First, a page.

Lydia in Taos

Lydia is a sophomore President’s Scholar with a double major in Spanish in Dedman College and theater studies in Meadows School of the Arts. She is spending the June 2009 term in SMU-in-Taos, where she will be taking plant biology and acting scene study. Then she plans to visit the city of Bukavu in the Democratic Republic of the Congo, where her sister works with the nonprofit Food for the Hungry.

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Two Taos Toms and a full moon hike

After going for a run and taking a much-needed shower (my hair still smelled like campfire from Friday night … ), I went to the Taos First Baptist Church on Sunday morning. It is a quaint adobe building stuffed with pews and warm hearts. Everyone was very friendly, and I was surprised by how much I enjoyed the service. Having the opportunity to worship God with people I have never met before is such a blessing. I felt like a part of the family. They even urged me to attend the potluck lunch after next week’s service!

Tom #1
Leaving church I filled up on gas, grabbed a Mocha Blanca from a local coffee shop called World Cup, and stopped at Wal-Mart to buy some hiking boots for a hike later in the evening.

A man in his mid 20s ahead of me in the checkout line pointed to the boots and asked, “Going hiking?” We chatted about Taos while waiting to pay and then very politely said to each other, “Well, have a great day?” “Thanks, you too!”

I swiped my credit card, smiled at the nice lady, signed on the digitalized line and found myself back in the parking lot when I heard a voice behind me say, “Hey girl!” I figured the “girl” must be me so I turned around to find the man from the checkout line walking toward me. He wanted to hang out sometime and gave me his number. “I’m Tom, by the way,” he said, offering his hand for a good shake. “I’m Lydia,” I responded, acquiescing to the typical gesture of meeting. “Nice to meet you.”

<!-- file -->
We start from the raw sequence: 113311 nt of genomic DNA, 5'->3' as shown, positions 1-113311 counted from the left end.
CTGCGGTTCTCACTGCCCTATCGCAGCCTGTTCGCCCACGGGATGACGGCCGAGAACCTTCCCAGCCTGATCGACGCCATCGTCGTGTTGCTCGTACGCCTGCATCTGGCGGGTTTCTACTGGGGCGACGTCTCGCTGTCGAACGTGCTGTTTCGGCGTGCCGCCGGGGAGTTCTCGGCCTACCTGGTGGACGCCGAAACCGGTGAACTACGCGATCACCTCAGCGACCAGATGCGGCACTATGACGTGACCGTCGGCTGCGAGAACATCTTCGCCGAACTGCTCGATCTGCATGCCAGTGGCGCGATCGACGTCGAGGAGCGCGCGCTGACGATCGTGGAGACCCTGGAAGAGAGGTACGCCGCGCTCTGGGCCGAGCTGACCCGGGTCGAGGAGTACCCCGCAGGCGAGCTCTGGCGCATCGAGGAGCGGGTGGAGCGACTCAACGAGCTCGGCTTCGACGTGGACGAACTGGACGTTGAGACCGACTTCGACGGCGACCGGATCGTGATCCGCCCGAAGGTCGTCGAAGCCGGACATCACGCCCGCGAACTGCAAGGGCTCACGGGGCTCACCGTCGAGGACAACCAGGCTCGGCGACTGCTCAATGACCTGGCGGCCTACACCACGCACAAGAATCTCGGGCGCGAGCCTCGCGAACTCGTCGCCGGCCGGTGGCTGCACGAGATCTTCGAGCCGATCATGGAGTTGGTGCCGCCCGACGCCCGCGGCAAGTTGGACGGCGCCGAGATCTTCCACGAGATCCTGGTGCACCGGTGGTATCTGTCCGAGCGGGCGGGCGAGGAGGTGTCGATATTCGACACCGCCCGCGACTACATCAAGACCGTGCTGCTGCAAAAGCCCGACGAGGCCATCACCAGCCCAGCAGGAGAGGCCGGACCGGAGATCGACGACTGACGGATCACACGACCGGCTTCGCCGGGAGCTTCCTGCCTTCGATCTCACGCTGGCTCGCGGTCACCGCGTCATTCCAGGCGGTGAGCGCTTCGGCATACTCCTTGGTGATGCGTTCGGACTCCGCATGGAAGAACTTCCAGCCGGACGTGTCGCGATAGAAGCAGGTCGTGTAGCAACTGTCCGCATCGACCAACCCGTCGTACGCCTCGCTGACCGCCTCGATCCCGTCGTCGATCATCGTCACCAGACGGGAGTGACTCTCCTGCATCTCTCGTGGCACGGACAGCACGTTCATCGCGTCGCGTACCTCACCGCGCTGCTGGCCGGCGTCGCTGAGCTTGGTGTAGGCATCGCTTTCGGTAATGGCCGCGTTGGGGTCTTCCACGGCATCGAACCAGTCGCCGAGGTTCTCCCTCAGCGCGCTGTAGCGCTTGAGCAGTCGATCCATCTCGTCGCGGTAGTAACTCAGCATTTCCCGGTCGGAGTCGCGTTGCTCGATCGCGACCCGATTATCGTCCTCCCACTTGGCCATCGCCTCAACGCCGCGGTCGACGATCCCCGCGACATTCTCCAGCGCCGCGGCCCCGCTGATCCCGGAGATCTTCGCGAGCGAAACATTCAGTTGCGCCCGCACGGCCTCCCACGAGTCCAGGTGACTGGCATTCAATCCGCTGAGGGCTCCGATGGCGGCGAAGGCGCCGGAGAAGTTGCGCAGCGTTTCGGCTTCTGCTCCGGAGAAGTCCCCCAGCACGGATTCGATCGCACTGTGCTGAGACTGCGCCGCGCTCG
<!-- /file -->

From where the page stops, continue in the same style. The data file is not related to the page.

“Cool, well have a great day.” I got back in my car thinking, goodness gracious, that was weird.

Tom #2
IMG_4418.JPGMy friend Jordan and I went for a drive heading toward Cimarron National Park, but since we wanted to make it back to campus in time for the Sunday barbeque, we decided to visit a closer monument: the Vietnam Veterans National Memorial.

IMG_4410.JPGA beautiful white chapel sits on the top of a hill in the middle of what is called Angel Fire, N.M. David Westphall began construction on this chapel in honor of his son who was killed in Vietnam and in honor of all veterans and their sacrifice for their country. The view is magnificent, and a deep sense of heroism and pride radiated through the wind that tore at us as we explored the site.

A now inactive helicopter stands amid the flowers and trees as a commanding reminder of the reality of combat. In addition to the chapel, which is never locked so that anyone who ever needs to be still in its reverent walls may come at any time, there is a small museum housing tangible memories from the war: lists of POWs, pictures, medals, flags, books, etc.

One of the curators, an older man, explained to me the history of the memorial and the Westphall family. He and I talked for a long time, him telling me of the coincidences and details that brought the memorial together. You can find more information here.

Before leaving I said to the curator, “I’m sorry, I didn’t catch your name.”
“I’m Tom,” he said, shaking my hand. The coincidence of the name brought a smile to my face. “I’m Lydia. Nice to meet you.”

Full moon hike

IMG_4452.JPGSeveral SMU students joined the Taos community in a hike up to Williams Lake, which is at about 11,000 feet and 2,000 feet below Wheeler Peak, the highest peak in the area. We started about 7:30 p.m. and reached our destination about 9:15.

IMG_4471.JPGIt was a large group and not an easy trek. I was thankful for my new boots as we sloshed through mud and a sea of snow. As daylight trickled away through the trees, I would want to look at the incredible beauty that reigns in those mountains, but a rock met by my unchartered foot generally brought my attention back to the ground. It was AMAZING. I do not think I will ever stop being amazed by how beautiful our earth is.

We made it to the lake! It was an awesome view. And though we turned around to go back before the moon had fully come over the peak, the view of it from along the trail was one of the most majestic things I have ever seen.

Flashlight on the snow, I followed the feet in front of me and we arrived safely back down the mountain. I felt like a member of the Fellowship of the Ring, hiking at night through dangerous terrain.

It was a moonlit adventure for my epic heart.

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